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Ready, fit, GO! Helmet Safety

Ready, fit, GO! Helmet Safety

The weather is finally nice again and that means many of us are spending more and more time outside on our bikes, scooters, roller skates, roller blades, or skateboards. 

According to the Centers for Disease Control and Prevention (CDC), children over 5 and young adults have the highest rate of bicycle-related injuries seen in the emergency room.  Just as we buckle up our seat belts and car seats in the car, it is imperative that we take the time to protect our brains by ensuring our children (and ourselves) are buckling on a helmet.  By wearing a helmet, your child’s risk of serious head and face injury can be significantly decreased, but a helmet can only protect us if it fits correctly. 


Getting the right helmet:

  • Start by measuring your child’s head to determine size.  This can be done by using a flat tape measurer or piece of string and measuring the largest part of the head from about one inch above the eyebrows. The helmet should fit snuglyIt is important to try on a variety of sizes to find one that feels right, keeping in mind different brands may fit slightly differently.  Choose a hairstyle your child commonly wears when trying on helmets to ensure it fits correctly.
  • Once you find the perfect fit, it is time to ensure appropriate position on the head. The helmet should be level on your child’s head and low on their forehead – 1-2 fingertips above the eyebrow.  If the helmet is rocking back and forth and exposing the forehead, it is not fitted correctly.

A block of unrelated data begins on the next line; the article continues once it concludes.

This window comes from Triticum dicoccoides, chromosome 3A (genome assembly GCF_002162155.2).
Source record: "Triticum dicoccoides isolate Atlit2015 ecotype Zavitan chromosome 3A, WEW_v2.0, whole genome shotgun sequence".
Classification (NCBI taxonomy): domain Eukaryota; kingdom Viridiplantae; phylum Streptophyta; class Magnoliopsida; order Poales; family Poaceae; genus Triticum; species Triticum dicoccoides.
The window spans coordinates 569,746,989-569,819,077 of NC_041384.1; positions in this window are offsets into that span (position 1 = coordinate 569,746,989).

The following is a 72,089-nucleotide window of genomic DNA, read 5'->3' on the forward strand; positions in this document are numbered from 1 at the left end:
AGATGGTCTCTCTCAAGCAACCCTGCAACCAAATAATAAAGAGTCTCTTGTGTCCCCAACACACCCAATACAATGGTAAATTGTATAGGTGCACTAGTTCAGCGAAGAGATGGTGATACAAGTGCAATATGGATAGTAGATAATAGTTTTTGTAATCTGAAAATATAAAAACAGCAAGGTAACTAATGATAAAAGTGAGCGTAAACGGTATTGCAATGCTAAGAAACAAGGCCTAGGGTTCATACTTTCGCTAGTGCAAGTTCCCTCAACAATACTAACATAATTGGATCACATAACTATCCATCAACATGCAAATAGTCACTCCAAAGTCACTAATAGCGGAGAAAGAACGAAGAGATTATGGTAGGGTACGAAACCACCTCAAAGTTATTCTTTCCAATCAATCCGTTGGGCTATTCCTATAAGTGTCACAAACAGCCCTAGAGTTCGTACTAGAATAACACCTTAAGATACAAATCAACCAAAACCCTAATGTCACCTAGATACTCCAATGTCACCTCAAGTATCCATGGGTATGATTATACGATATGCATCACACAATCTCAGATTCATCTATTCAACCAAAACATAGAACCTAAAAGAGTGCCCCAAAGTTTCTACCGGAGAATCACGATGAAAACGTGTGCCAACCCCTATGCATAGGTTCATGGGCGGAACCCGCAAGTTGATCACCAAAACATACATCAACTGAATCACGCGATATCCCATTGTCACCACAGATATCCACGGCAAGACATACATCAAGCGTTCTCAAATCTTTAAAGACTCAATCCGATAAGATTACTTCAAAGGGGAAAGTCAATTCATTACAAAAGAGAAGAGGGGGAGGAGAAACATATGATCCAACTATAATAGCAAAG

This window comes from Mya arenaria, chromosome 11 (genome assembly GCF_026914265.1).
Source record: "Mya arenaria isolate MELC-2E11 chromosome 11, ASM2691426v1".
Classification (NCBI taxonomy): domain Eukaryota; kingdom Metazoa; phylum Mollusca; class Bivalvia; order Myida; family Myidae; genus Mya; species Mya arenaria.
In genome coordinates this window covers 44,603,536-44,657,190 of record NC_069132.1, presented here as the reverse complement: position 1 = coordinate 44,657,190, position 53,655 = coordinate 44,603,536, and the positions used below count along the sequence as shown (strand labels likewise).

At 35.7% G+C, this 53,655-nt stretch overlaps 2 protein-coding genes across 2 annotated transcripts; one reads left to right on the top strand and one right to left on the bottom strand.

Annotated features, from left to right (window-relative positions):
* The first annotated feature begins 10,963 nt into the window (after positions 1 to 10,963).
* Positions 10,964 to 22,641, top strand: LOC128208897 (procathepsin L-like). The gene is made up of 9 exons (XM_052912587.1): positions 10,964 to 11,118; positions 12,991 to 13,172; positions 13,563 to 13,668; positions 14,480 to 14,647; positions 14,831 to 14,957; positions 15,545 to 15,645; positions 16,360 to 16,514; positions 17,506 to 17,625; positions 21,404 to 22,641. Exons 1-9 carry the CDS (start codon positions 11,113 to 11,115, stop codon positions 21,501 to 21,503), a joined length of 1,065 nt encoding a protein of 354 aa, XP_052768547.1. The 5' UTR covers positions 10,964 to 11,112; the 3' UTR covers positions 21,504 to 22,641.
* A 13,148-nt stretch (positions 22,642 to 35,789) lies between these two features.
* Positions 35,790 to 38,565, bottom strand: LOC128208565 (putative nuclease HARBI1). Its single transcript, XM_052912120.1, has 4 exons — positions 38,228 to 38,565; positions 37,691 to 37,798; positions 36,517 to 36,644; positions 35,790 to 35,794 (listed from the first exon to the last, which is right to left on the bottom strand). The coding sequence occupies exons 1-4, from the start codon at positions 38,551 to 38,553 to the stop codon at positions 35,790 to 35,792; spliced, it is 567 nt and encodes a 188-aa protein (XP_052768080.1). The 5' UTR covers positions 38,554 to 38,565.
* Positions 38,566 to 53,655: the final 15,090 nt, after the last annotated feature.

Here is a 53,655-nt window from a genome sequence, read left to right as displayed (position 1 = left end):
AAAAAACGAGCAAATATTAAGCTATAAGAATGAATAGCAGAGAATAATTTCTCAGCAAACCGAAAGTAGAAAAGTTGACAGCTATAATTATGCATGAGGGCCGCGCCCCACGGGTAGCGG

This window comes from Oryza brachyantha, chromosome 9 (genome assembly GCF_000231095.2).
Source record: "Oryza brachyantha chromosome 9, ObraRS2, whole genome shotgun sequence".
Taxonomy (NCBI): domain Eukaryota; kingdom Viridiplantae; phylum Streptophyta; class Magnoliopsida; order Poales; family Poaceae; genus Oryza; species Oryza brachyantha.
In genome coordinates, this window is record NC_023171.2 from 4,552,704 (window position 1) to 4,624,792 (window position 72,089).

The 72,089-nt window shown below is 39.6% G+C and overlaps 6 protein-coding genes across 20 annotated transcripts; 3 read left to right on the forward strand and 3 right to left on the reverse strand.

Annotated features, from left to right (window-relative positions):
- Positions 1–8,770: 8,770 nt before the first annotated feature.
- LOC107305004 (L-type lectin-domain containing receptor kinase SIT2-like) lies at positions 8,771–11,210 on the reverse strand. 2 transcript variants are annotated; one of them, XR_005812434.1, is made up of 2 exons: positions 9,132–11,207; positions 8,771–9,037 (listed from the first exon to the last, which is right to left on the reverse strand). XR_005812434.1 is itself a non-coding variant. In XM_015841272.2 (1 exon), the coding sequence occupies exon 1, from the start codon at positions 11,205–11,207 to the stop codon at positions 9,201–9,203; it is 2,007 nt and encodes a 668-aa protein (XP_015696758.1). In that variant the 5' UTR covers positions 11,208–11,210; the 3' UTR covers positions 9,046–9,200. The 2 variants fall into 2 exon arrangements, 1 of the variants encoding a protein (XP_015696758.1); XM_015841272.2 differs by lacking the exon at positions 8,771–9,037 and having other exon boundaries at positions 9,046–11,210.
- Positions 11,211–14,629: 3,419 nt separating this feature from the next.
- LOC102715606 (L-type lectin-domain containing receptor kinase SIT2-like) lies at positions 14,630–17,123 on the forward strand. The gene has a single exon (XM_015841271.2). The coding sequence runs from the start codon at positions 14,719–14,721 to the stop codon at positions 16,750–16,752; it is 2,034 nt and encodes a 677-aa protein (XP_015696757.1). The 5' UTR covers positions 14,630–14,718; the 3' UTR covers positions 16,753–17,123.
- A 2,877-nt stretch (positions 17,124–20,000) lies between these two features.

helmet fit 1


  • Side straps may also need to be adjusted to form a “Y” or a “V” shape around the ears, sliding adjusters can be positioned or locked just below the ear lobe. Straps should be flat against the head.
helmet fit 2


  • The chin strap should buckle just below the chin and should be tightened to allow one or two fingers under the strap; anymore space means it needs to be tightened.
helmet fit 3
  • Ready to test? Once you’ve fit the helmet correctly, ask your child to open their mouth wide. The helmet should pull down on their head. Lastly, ensure your child can hear and see safely before taking off.


Children can often be resistant to these safety measures, but there are ways to encourage children of all ages to want to wear their helmets. The best thing we can do for our children is to model the good behavior, making sure we are always wearing a helmet that fits correctly.  Allow your child to help pick out their helmet color or character, or let them decorate it with stickers or drawings; if they like their helmet they will be more inclined to wear it.  If you are still having difficulty with helmet fit, stop by your local bike store to see if they have padding inserts or recommendations to ensure proper fit without sacrificing safety.


When to replace a helmet

If a helmet is cracked or has been in a crash, it needs to be replaced. Any damage to the helmet can reduce or even eliminate its ability to prevent serious head injuries. This is important to remember if you are considering a used helmet, or even passing down a helmet from an older sibling. Make sure you always inspect helmets for any visible damage before use.


Pick the right helmet for your activity!

Wheeled sports aren’t the only time we should remember to protect our brains.  If you and your children participate in winter sports like skiing, snowboarding or ice skating, ensure you have the correct helmet for your activity as well as the correct fit. If your children participate in sports that require helmets, check out the CDC’s site for sports specific helmet recommendations: